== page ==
Which Outdoor Antenna is Best for My Cell Signal?
Posted by Dennis Findley on 6th Oct 2017
Use this guide to select an antenna that will give you the best cellular reception inside of your home, office, vehicle or RV, or warehouse.
When installing a cell signal booster to remedy your weak cell signal, there are a couple of key decisions that will impact the performance of your kit. There are only three components to a signal booster kit; an outdoor antenna, an indoor antenna, and the booster. Selecting the most fitting option for each is important to getting the biggest boost for your buck.
This post will give you the information you need to select the best outdoor antenna for you.
First-Thing-First: What Are the Options
- Omni-Directional Antennas: Omni-directional antennas for signal boosters use a receiving pattern most similar to a lantern’s glow, in other words these have a 360-degree reception window. With this reception pattern, omni-directional antennas are able to access multiple nearby cell towers to generate a strong cell phone signal.
- Directional Antennas: Often referred to as “Yagi” antennas, directional antennas get the name “directional” from their signal receiving pattern, which points in one direction and spans about 50-degrees. While this may sound limiting, these are advantageous because of their strength and ability to access far-off cellular towers.
Criteria #1: Cell Signal Strength Outside of the Building
The strength of your cellular signal at any one point outside of your property is a clear identifier of the antenna you will need. For spaces up to 25,000 square feet you can test your signal strength by entering field test mode on your phone. For larger applications, we suggest using an RF Signal Meter.
- 0 to -90 dBm: This range will thrive with an omni-directional antenna. Because of this stronger signal, you don’t need to reach far to find a strong signal to pull in and, for that reason, an omni-directional antenna will be best for you.
- -91 to -105 dBm: This range will require a directional antenna. This means that you will need to tap into a signal that is weaker or quite a bit further away. That being the case, you’ll need an antenna with more focused reception window.
- -106 to -135 dBm: This range covers cell signal strengths that we label as being very poor to nonexistent. SureCall signal boosters have brought perfect cellular clarity for this range, however, this can be a challenging range for any cell signal booster. This being the case we suggest two things; first, use a directional antenna with a stronger booster like a Fusion5X or Fusion4Home and, second, pursue a booster that offers a money-back guarantee, just in case. All SureCall products come with a 3-year warranty and 60-day money back guarantee.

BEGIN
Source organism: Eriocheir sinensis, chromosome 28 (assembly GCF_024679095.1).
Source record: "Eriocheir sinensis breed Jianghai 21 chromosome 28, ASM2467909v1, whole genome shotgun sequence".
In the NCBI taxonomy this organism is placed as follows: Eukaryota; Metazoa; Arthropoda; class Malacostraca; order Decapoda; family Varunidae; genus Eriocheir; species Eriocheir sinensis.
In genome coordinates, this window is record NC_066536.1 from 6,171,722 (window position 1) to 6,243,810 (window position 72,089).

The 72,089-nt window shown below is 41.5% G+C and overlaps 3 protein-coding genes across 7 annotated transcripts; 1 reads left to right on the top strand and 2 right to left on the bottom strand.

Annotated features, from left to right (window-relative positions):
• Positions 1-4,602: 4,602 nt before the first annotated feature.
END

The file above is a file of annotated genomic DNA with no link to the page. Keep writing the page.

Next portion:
Criteria #2: More than One Cellular Carrier
Depending on your need to support one cell carrier or multiple carriers, you will want to move ahead with different outdoor antennas.
- Multiple Cellular Carriers: Customers who need to fix a weak signal for more than one carrier will be best supported by using an omni-directional antenna. The nature of these antennas allows you to pull in a cell signal from multiple towers, which gives you the ability to boost your signal for any carrier.
- One Cellular Carrier: Customers who have a strong Verizon signal but have a weak AT&T signal inside and outside of the building, for example, would benefit from a directional antenna. Keep in mind that if you already have a strong signal for AT&T outside of the building but not inside, you could also use an omni-directional antenna.
Criteria #3: Number of Antennas on Your Roof
Creating separation between other antennas you have installed on your roof can make a big difference in the level of performance you see from your cell phone signal booster.
- Do you have other antennas on your roof that would be within 30 feet of your signal booster antenna? If your answer is “no,” our installation experts would say you are safe to use either a directional or omni-directional antenna.
- Do you have other antennas on your roof that would be within 30 feet of your signal booster antenna? If your answer is yes, our installation experts suggest using a directional antenna to eliminate interference between your signal booster antenna and your other antennas.
Criteria #4: Space Between Outdoor & Indoor Antennas
When you have two antennas arranged too close together, this can cause interference, which will negatively affect the performance you receive from your signal booster.
- For omni-directional antennas, we suggest having 50-feet of separation between your outdoor and indoor antennas. Because of the antenna’s 360-degree window of reception it is best to have more space between your antennas to eliminate any potential interference between the two.
- For directional antennas, we suggest having 30-feet of separation between your outdoor and indoor antennas. The 50-degree window of reception minimizes the amount of potential interference between your indoor and outdoor antennas and reduces the amount of separation required.
The ideal application for an omni-directional antenna would be to have a -0 to -90 dBm signal outside of the building, a need to improve a weak signal for multiple carriers, more than 30-feet of space on your roof from other antennas, and 50-feet of separation between your indoor and outdoor antennas.
The ideal application for a directional antenna would be to have a -91 to -135 dBm signal outside of the building, a need to improve a weak signal for only one carrier, less than 30-feet of space on your roof from other antennas, and 30-feet of separation between your indoor and outdoor antennas.
Keep in mind that these are ideal applications and, in most cases, the signal strength outside of the home, office, commercial space, or building will be the most indicative of the antenna best suited for you. Still have questions? Contact an install expert.